Tabela 1. Kolory urodzonych młodych z poszczególnych krzyżowań odmian barwnych rodziców

Male color
Odmiana barwna samca

Female color
Odmiana barwna samicy

Pearl
Perła

White Hedlund
Biała Hedlunda

Pearl
Perła

Pearl
Perła

Pastel
Pastel

White Hedlund
Biała Hedlunda

Pastel
Pastel

White Hedlund
Biała Hedlunda

White Regal
Biała Regal

Pastel
Pastel

Black Cross
Czarny Krzyżak

Black Cross
Czarny Kryżak

Table 2 presents the scheme of matings in both years of the experiment. The first mating date was assumed as the day the female was bred for the first time in the season (not later than March 7) with a repetition the next day (if any). The second mating took place after seven days and was also possibly repeated the next day, as well as a single mating (with or without repetition the next day) performed later than March 7. All the data were obtained through non-invasive observation which did not require contact with the mink and were carried out during normal farm operations.

Table 2. Mating scheme by year of experiment; color variants of females and of males on the first and second date
Tabela 2. Krycia w kolejnych latach badań; odmiany barwne samic i samców dopuszczonych do kryć w pierwszym i drugim terminie kojarzeń


Female color variant
Odmiana barwna samicy

Male color variant
Odmiana barwna samca

First mating date, I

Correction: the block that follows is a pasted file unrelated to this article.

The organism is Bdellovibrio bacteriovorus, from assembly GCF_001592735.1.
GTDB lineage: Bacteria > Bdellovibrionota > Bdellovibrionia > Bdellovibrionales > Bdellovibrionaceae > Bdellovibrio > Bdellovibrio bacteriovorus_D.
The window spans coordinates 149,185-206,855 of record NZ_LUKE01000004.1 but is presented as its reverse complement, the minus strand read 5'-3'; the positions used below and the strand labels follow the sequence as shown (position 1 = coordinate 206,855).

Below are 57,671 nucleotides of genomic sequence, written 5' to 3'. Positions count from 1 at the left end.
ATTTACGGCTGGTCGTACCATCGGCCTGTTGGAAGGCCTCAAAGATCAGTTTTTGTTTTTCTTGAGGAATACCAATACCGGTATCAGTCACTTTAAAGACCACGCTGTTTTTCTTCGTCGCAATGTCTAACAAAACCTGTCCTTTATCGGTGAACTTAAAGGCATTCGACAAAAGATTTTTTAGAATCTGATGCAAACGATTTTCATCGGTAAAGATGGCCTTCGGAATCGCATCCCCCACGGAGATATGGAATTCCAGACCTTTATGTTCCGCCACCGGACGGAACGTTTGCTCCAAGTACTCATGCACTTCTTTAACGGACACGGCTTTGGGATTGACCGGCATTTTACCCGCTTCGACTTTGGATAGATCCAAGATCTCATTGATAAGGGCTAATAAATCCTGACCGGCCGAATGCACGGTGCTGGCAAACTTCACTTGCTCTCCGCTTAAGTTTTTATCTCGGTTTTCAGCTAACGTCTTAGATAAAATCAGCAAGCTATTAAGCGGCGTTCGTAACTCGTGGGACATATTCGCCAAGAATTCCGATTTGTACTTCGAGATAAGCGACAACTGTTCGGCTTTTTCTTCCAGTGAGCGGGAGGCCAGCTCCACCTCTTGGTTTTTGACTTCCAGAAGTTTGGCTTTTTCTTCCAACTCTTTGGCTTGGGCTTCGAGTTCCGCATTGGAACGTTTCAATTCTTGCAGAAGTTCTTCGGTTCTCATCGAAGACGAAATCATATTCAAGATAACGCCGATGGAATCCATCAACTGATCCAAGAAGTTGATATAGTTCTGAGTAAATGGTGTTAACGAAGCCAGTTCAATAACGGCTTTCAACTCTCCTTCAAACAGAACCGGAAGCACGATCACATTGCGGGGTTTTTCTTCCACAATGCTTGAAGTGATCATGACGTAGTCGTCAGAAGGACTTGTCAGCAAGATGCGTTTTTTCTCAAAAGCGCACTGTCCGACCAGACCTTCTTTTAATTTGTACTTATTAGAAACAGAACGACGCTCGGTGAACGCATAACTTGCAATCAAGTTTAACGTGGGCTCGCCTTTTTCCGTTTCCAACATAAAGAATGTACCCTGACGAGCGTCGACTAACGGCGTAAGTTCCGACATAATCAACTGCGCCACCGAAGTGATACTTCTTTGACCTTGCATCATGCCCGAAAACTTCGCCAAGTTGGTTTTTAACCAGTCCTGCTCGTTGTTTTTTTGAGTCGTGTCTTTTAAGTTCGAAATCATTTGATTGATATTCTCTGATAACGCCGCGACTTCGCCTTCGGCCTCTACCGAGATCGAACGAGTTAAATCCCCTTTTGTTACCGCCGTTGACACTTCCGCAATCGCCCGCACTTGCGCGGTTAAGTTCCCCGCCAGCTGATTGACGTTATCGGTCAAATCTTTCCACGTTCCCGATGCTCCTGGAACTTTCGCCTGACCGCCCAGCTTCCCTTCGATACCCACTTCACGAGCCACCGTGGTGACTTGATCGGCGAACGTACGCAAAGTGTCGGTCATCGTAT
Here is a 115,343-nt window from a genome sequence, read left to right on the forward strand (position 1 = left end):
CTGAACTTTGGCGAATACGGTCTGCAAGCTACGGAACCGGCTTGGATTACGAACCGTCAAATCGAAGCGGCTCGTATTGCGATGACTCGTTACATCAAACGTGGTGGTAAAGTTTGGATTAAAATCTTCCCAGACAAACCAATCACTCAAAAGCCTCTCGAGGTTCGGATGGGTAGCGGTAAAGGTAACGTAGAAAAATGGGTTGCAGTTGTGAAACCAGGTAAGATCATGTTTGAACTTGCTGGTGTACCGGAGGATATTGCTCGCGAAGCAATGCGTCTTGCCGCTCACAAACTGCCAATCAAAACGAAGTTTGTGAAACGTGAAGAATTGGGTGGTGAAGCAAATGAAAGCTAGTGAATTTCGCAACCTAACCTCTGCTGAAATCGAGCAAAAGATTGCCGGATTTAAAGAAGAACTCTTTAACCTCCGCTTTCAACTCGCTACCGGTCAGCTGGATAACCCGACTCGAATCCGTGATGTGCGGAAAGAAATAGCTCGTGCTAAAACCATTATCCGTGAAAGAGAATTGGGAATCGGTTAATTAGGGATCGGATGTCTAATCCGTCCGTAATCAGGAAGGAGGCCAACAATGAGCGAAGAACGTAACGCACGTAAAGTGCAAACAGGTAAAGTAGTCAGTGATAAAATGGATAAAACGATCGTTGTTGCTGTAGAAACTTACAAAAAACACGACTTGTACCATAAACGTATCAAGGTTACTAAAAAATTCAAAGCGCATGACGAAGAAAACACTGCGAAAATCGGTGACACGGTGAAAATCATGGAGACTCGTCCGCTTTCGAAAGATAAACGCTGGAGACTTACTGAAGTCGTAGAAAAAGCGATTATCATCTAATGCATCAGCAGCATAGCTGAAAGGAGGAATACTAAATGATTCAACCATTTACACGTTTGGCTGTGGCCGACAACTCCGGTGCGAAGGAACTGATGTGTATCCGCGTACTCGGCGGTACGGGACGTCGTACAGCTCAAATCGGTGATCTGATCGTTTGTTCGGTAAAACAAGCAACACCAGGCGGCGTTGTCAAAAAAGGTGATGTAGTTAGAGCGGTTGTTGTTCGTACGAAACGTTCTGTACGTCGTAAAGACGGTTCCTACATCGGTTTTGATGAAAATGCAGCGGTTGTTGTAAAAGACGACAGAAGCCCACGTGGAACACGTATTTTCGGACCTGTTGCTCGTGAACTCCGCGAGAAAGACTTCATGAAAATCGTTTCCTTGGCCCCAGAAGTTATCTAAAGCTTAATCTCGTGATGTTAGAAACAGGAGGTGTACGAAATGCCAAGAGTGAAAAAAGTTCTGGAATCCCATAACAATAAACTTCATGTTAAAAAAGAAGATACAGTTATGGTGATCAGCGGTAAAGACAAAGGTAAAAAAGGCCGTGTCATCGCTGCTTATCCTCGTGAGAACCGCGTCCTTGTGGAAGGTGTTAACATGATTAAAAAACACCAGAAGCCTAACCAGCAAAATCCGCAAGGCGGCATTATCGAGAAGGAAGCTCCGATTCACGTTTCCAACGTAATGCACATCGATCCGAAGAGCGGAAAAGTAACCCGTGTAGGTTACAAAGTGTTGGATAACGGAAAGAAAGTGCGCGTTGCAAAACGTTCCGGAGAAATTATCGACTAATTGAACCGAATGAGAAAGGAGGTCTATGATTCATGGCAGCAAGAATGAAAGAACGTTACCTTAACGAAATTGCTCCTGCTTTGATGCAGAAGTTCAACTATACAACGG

Krycie w pierwszym terminie, I

Second mating date, II
Krycie w drugim terminie, II

First year
Pierwszy rok

P

P or WR

WR or P

P

WR

P

Second year
Drugi rok

WH

WH

BC

WH

BC

WH

The following mating patterns were designed in relation to multiplicity and dates of matings (Arabic digits, 1 or 2, denote the number of matings, whereas Roman numerals, I or II, denote the date of mating):

  • 1-I – single mating on the first date
  • 1-II – single mating on the second date
  • 2-I – double mating on the first date
  • 2-II – double mating on the second date
  • 1-I 1-II – single mating on the first date and single mating on the second date
  • 1-I 2-II – single mating on the first date and double mating on the second date
  • 2-I 1-II – double mating on the first date and single mating on the second date
  • 2-I 2-II – double mating on the first date and double mating on the second date

The mating process was supervised by designated farm workers, each copulation was duly registered in the female’s records.